Giant tech companies aren’t immune to earnings disappointments, as the recent turmoil in Facebook’s stock has demonstrated. But while certain FAANG fundamentals may be challenged, some of the best-known names in U.S. tech are dominating one of the world’s largest addressable markets: cloud-based software services.
Getting our heads in the cloud
Barely 10 years old, the cloud ranks among some of the newer internet-driven investment themes, including the Internet of Things and big data’s intersection with financial technology. But for all the brevity of its existence, the cloud has been hailed as representing a new paradigm that may govern more than just internet technologies—it’s a platform of platforms for reshaping how consumers consume and how companies operate.
In terms of business model transformation, we think of the cloud as a force of automation that is also anti-hardware. Offering operational efficiency, the cloud gives companies an easy way of reducing costs in two dimensions: It helps them reduce tech support headcount and relocate data storage, analysis, and security outside the four walls of the traditional company. On average, we estimate that outsourcing tech and tech support to the cloud translates into a 30% operating cost savings versus keeping these functions entirely in-house.
How big is the opportunity?
Cloud-based services can lend efficiencies—and most importantly in our digital era, data security—to companies in virtually any sector. Think of how banks need impregnable data security that’s been battle-tested and able to support high levels of consumer engagement. The cloud provides what are increasingly considered the best available options. Or think of how a small business may need bigger computing power than it could reasonably purchase on its own; again, the cloud offers cost-effective solutions. And consider how disparate groups collaborating on projects in government—including the 2020 U.S. Census—education, and industry research could benefit from more powerful ways of sharing and processing raw data into actionable information. All of these operations can find their most urgent business and organizational needs met through the cloud.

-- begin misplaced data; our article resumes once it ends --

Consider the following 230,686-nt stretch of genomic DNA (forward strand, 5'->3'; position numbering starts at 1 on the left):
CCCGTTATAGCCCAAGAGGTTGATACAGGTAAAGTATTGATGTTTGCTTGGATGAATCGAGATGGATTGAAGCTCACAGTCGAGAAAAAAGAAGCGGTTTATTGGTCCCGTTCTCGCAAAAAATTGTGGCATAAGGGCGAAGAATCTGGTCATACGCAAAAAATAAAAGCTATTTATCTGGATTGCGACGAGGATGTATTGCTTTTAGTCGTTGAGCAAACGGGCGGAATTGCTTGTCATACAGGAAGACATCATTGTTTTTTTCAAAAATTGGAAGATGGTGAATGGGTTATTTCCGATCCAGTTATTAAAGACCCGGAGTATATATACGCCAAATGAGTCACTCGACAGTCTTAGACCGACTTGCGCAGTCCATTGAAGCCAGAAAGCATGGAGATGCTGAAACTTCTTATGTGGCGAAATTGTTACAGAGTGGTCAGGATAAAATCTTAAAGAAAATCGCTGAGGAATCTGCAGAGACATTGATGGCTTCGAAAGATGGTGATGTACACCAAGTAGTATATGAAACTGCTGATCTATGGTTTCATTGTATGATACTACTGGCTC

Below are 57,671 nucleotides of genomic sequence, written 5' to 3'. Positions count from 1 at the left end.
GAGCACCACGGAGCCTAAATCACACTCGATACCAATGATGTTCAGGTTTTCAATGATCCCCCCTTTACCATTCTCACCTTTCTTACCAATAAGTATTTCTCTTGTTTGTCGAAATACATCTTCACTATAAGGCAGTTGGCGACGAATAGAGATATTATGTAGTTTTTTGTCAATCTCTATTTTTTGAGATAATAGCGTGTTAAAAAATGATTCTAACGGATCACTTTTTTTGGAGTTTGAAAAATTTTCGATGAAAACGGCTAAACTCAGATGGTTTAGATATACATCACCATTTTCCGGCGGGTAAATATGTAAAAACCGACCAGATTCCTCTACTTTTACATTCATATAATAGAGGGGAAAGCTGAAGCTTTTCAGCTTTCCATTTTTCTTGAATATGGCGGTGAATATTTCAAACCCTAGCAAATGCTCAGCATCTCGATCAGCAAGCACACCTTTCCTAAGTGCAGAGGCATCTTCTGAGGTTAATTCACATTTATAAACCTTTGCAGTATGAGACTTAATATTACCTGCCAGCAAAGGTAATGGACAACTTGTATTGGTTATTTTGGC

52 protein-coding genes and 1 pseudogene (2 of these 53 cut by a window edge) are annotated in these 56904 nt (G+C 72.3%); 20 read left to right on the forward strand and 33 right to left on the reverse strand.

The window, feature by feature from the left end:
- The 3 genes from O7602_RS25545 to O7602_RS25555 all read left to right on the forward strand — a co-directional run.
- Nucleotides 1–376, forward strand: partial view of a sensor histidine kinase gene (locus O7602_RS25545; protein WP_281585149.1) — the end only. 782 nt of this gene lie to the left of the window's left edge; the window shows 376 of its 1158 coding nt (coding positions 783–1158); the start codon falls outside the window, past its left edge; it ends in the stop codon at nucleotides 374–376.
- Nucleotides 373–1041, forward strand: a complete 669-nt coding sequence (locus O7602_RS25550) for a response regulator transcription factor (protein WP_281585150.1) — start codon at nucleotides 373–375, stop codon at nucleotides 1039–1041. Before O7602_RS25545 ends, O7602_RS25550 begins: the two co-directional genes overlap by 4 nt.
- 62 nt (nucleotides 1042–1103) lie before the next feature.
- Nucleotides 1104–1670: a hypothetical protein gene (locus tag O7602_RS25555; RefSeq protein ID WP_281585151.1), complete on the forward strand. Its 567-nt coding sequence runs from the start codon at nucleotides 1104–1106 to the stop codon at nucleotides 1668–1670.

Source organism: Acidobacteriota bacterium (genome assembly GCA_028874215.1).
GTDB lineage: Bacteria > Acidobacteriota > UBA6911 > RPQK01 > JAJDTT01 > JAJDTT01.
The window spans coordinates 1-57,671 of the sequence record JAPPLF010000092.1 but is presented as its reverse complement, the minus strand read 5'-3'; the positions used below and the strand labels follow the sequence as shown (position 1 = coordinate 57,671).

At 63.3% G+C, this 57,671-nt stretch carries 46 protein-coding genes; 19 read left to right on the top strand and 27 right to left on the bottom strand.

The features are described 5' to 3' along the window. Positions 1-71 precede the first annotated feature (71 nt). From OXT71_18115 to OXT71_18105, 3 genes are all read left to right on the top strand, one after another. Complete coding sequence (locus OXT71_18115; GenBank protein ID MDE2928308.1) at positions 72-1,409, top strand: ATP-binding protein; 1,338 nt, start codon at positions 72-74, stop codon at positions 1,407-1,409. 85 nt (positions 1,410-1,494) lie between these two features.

Given the breadth and depth of the appeal of cloud services, it’s not surprising that this represents an enormous opportunity. We estimate that cloud-related software services represent a $1 trillion addressable market. And we see three big U.S. tech companies already riding the crest of this wave: Amazon (through Amazon Web Services), Alphabet (through Google Web Services), and Microsoft. This group includes two of the FAANGs—Facebook, Amazon, Apple, Netflix, and Google—and the remaining companies in this set of tech giants will be eager to turn cloud-based technologies to their advantage.
What does the cloud mean for investors?
As a sector, information technology has hit its share of snags in the first half of 2018, including issues around data privacy, social media’s intersection with geopolitical tensions, and sporadic disappointments with earnings results. But the profit-generation potential of cloud-based software services could be the new frontier for many big tech companies. As Apple’s recent positive earnings results demonstrated, cloud-based storage and software services are the fastest-growing component of its business, just as the company has crossed the threshold of $1 trillion in market capitalization.
To get an idea of how meaningful this market may be for the big three tech companies (Amazon, Alphabet, and Microsoft) on the cutting edge of cloud-based services, consider that to date there’s only about $60 billion in outsourced revenues; however, we believe this is a $1 trillion addressable market, which means there’s a very low market penetration. In addition, the operating margin for this business is quite high—on the order of 25%. Obviously, this translates into a huge opportunity for meaningful growth.
An investment theme that's here to stay
The cloud, as companies across sectors and market caps are rapidly demonstrating, is at the center of the digital revolution in which we’re all enveloped. As the sum total of software and services that run on servers located remotely to your location, it’s available to everyone, everywhere—from C-suite executives to kindergarten classrooms. Any company that currently keeps electronic storage and technology support on-site is a potential consumer for cloud-based services. And the trend is clear: Companies are accelerating the transition of their storage and tech support beyond the four walls of their physical locations. That makes for a terrific growth theme for equity investors, and one we’re taking advantage of in how we position our U.S. portfolios.
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